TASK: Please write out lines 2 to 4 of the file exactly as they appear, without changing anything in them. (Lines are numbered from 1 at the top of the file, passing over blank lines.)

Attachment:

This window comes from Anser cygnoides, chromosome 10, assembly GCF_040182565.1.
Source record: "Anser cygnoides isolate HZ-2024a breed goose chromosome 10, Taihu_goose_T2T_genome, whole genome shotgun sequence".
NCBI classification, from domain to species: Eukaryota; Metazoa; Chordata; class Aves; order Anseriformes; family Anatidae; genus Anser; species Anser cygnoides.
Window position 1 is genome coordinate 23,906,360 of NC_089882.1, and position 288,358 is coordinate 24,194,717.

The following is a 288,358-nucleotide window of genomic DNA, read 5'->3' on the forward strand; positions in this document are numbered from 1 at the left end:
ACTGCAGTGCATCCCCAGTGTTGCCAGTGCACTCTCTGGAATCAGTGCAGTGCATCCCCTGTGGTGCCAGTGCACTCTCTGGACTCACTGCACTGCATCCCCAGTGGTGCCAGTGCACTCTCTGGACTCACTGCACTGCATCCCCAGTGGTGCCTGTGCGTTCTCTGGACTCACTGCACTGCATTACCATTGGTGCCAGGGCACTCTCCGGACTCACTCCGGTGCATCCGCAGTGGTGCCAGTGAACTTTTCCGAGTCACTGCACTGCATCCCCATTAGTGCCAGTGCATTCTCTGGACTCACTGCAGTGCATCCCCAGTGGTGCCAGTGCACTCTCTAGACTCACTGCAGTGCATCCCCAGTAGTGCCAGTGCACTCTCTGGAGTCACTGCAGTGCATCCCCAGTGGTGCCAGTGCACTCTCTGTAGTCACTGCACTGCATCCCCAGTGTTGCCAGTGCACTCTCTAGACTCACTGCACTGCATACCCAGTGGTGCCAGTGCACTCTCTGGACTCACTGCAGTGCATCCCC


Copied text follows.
Source record: "Anser cygnoides isolate HZ-2024a breed goose chromosome 10, Taihu_goose_T2T_genome, whole genome shotgun sequence".
NCBI classification, from domain to species: Eukaryota; Metazoa; Chordata; class Aves; order Anseriformes; family Anatidae; genus Anser; species Anser cygnoides.
Window position 1 is genome coordinate 23,906,360 of NC_089882.1, and position 288,358 is coordinate 24,194,717.